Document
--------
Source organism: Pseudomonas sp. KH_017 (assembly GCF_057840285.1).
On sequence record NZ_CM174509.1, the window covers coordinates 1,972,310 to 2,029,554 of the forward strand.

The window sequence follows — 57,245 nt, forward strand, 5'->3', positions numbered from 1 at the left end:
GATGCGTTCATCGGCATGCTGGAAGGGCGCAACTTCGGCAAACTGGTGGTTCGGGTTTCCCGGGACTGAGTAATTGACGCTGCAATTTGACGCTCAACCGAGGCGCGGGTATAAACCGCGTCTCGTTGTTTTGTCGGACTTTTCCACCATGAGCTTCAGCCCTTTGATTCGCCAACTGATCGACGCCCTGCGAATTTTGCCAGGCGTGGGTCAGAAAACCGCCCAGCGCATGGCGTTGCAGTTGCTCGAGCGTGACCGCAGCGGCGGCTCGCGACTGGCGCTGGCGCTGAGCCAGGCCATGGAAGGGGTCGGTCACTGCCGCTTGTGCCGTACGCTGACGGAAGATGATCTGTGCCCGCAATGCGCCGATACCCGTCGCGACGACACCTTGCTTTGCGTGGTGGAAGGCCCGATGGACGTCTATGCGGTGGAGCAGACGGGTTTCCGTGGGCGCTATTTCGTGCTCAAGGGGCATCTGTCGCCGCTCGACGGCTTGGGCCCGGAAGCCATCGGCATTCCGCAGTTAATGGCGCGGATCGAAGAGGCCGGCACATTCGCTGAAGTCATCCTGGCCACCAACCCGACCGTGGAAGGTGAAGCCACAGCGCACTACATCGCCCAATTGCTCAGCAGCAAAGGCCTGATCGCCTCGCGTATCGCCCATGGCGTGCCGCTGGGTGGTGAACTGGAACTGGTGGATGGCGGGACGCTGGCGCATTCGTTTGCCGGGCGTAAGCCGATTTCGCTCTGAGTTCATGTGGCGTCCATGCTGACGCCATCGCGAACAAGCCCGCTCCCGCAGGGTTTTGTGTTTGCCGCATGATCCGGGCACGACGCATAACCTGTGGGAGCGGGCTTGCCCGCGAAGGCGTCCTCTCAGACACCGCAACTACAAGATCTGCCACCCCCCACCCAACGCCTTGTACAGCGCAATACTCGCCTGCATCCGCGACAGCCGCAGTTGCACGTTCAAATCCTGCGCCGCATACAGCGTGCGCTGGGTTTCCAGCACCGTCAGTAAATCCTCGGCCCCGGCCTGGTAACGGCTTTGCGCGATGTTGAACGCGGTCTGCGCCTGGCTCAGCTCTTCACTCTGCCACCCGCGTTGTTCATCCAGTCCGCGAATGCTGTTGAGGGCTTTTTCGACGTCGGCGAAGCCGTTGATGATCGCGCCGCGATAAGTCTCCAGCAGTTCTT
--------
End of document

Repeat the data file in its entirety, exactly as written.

Source organism: Pseudomonas sp. KH_017 (assembly GCF_057840285.1).
On sequence record NZ_CM174509.1, the window covers coordinates 1,972,310 to 2,029,554 of the forward strand.

The window sequence follows — 57,245 nt, forward strand, 5'->3', positions numbered from 1 at the left end:
GATGCGTTCATCGGCATGCTGGAAGGGCGCAACTTCGGCAAACTGGTGGTTCGGGTTTCCCGGGACTGAGTAATTGACGCTGCAATTTGACGCTCAACCGAGGCGCGGGTATAAACCGCGTCTCGTTGTTTTGTCGGACTTTTCCACCATGAGCTTCAGCCCTTTGATTCGCCAACTGATCGACGCCCTGCGAATTTTGCCAGGCGTGGGTCAGAAAACCGCCCAGCGCATGGCGTTGCAGTTGCTCGAGCGTGACCGCAGCGGCGGCTCGCGACTGGCGCTGGCGCTGAGCCAGGCCATGGAAGGGGTCGGTCACTGCCGCTTGTGCCGTACGCTGACGGAAGATGATCTGTGCCCGCAATGCGCCGATACCCGTCGCGACGACACCTTGCTTTGCGTGGTGGAAGGCCCGATGGACGTCTATGCGGTGGAGCAGACGGGTTTCCGTGGGCGCTATTTCGTGCTCAAGGGGCATCTGTCGCCGCTCGACGGCTTGGGCCCGGAAGCCATCGGCATTCCGCAGTTAATGGCGCGGATCGAAGAGGCCGGCACATTCGCTGAAGTCATCCTGGCCACCAACCCGACCGTGGAAGGTGAAGCCACAGCGCACTACATCGCCCAATTGCTCAGCAGCAAAGGCCTGATCGCCTCGCGTATCGCCCATGGCGTGCCGCTGGGTGGTGAACTGGAACTGGTGGATGGCGGGACGCTGGCGCATTCGTTTGCCGGGCGTAAGCCGATTTCGCTCTGAGTTCATGTGGCGTCCATGCTGACGCCATCGCGAACAAGCCCGCTCCCGCAGGGTTTTGTGTTTGCCGCATGATCCGGGCACGACGCATAACCTGTGGGAGCGGGCTTGCCCGCGAAGGCGTCCTCTCAGACACCGCAACTACAAGATCTGCCACCCCCCACCCAACGCCTTGTACAGCGCAATACTCGCCTGCATCCGCGACAGCCGCAGTTGCACGTTCAAATCCTGCGCCGCATACAGCGTGCGCTGGGTTTCCAGCACCGTCAGTAAATCCTCGGCCCCGGCCTGGTAACGGCTTTGCGCGATGTTGAACGCGGTCTGCGCCTGGCTCAGCTCTTCACTCTGCCACCCGCGTTGTTCATCCAGTCCGCGAATGCTGTTGAGGGCTTTTTCGACGTCGGCGAAGCCGTTGATGATCGCGCCGCGATAAGTCTCCAGCAGTTCTT